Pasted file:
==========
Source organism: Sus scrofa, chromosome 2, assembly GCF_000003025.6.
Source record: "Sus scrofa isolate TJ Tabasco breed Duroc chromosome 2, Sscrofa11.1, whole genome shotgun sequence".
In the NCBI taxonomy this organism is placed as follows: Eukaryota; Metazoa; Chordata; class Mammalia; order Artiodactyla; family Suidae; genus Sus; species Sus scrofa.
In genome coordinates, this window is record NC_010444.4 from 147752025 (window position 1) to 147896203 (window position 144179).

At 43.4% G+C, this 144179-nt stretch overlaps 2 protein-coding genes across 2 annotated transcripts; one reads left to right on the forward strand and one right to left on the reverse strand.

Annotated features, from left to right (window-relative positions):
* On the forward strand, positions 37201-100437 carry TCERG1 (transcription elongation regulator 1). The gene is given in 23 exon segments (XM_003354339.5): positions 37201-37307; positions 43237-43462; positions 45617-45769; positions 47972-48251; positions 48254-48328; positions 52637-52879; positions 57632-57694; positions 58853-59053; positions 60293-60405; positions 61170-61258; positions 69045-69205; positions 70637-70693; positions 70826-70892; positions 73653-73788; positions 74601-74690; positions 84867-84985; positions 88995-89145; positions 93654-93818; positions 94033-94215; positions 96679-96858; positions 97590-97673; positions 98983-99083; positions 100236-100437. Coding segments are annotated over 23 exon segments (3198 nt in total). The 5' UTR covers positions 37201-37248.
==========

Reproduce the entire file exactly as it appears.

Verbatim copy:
Source organism: Sus scrofa, chromosome 2, assembly GCF_000003025.6.
Source record: "Sus scrofa isolate TJ Tabasco breed Duroc chromosome 2, Sscrofa11.1, whole genome shotgun sequence".
In the NCBI taxonomy this organism is placed as follows: Eukaryota; Metazoa; Chordata; class Mammalia; order Artiodactyla; family Suidae; genus Sus; species Sus scrofa.
In genome coordinates, this window is record NC_010444.4 from 147752025 (window position 1) to 147896203 (window position 144179).

At 43.4% G+C, this 144179-nt stretch overlaps 2 protein-coding genes across 2 annotated transcripts; one reads left to right on the forward strand and one right to left on the reverse strand.

Annotated features, from left to right (window-relative positions):
* On the forward strand, positions 37201-100437 carry TCERG1 (transcription elongation regulator 1). The gene is given in 23 exon segments (XM_003354339.5): positions 37201-37307; positions 43237-43462; positions 45617-45769; positions 47972-48251; positions 48254-48328; positions 52637-52879; positions 57632-57694; positions 58853-59053; positions 60293-60405; positions 61170-61258; positions 69045-69205; positions 70637-70693; positions 70826-70892; positions 73653-73788; positions 74601-74690; positions 84867-84985; positions 88995-89145; positions 93654-93818; positions 94033-94215; positions 96679-96858; positions 97590-97673; positions 98983-99083; positions 100236-100437. Coding segments are annotated over 23 exon segments (3198 nt in total). The 5' UTR covers positions 37201-37248.